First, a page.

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Document Type

Peer-Review Article

Abstract

American beech, Fagus grandifolia Ehrh., is a common nut-bearing tree of eastern North America. Compared to other North American nut-bearing tree species of comparable geographic range, the nut-infesting insect fauna of American beech is species-poor: only the filbertworn, Cydia latiferreana (Wlsm.) (Lepidoptera: Tortricidae), infests nuts of American beech. Why are there so few insect predators of nuts of American beech? Using data from published studies, I explore two hypotheses that may help to explain the species-poor nut-infesting insect fauna of American beech. First, might chemical defense of beechnuts, and/ or low nutritional value, restrict the number of insect predators that can exploit this food resource (unprofitable resource hypothesis)? Second, may spatial and temporal variability of beechnut mast crops limit colonization by nut-infesting insects because of the unpredictability of the resource (unpredictable resource hypothesis)? I found no strong evidence to suggest that chemical defense or low nutritional value was associated with the species-poor nut-infesting insect fauna of American beech. Yearly variability in nut crop size alone did not explain the low species richness of American beech compared to other tree species. Instead, I suggest that spatial and temporal unpredictability in production of sound versus incomplete beechnuts was an effective filter that limited colonization of beechnuts by insects. Moreover, the lone insect species able to successfully colonize beechnuts, C. latiferreana, is well adapted to resource unpredictability. Unlike specialist insect species that infest nuts of only 1 or 2 North American tree genera, C. latiferreana has a relatively broad host range and its mobile larvae can relocate to new resources when faced with food shortages.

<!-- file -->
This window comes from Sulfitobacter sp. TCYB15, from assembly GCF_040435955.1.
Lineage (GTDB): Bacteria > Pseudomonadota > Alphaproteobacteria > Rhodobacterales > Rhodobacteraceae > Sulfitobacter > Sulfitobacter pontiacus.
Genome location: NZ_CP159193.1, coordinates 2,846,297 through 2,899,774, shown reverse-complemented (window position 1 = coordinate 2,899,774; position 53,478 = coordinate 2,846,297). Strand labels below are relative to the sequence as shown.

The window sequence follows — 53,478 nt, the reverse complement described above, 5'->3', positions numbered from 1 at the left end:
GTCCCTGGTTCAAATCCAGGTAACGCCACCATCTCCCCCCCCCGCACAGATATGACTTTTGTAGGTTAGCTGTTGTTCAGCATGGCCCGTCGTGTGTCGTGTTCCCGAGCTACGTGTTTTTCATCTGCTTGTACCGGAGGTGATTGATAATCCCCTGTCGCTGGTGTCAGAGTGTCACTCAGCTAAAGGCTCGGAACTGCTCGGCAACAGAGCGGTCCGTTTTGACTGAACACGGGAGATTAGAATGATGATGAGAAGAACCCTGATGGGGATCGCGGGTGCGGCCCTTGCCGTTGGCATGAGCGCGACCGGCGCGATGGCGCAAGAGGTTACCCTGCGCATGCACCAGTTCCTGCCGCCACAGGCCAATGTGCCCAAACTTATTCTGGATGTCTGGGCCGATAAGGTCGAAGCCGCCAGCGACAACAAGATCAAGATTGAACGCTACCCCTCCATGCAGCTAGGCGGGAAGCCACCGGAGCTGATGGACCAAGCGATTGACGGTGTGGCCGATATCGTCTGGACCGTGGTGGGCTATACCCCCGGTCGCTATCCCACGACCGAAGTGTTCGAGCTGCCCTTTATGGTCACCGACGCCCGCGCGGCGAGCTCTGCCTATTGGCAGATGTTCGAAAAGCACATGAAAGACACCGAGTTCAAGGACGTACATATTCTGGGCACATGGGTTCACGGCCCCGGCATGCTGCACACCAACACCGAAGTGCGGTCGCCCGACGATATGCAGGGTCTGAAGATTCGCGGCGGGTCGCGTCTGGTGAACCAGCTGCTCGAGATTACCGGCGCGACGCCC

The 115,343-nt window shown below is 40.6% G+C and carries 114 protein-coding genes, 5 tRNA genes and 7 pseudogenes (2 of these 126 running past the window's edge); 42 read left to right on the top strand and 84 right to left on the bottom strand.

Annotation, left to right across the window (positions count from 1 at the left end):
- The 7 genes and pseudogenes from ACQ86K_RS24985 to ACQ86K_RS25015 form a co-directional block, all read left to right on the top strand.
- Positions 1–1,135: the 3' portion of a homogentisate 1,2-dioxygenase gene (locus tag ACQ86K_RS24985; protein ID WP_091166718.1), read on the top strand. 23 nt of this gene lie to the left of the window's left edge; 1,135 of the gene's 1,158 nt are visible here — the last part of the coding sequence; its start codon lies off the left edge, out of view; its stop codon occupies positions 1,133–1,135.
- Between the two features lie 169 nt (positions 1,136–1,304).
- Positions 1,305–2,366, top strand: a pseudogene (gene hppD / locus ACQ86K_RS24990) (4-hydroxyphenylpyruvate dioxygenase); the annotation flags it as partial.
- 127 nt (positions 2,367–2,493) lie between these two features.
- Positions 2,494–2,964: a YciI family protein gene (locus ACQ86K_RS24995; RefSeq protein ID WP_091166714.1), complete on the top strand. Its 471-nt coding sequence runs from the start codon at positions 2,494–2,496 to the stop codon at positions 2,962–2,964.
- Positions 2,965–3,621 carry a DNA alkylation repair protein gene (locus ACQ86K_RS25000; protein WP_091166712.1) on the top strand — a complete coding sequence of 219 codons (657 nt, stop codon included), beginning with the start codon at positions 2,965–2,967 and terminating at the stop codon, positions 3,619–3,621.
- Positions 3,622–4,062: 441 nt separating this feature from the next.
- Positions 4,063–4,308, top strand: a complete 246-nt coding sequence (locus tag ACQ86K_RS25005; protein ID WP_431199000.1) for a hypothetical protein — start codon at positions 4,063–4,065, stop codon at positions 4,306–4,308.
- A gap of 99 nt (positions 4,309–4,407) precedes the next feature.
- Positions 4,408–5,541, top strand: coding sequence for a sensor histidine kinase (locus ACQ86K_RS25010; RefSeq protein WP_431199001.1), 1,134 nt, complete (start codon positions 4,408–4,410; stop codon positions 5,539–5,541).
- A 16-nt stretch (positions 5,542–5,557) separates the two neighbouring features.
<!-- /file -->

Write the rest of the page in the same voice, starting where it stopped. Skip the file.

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Entomology Commons

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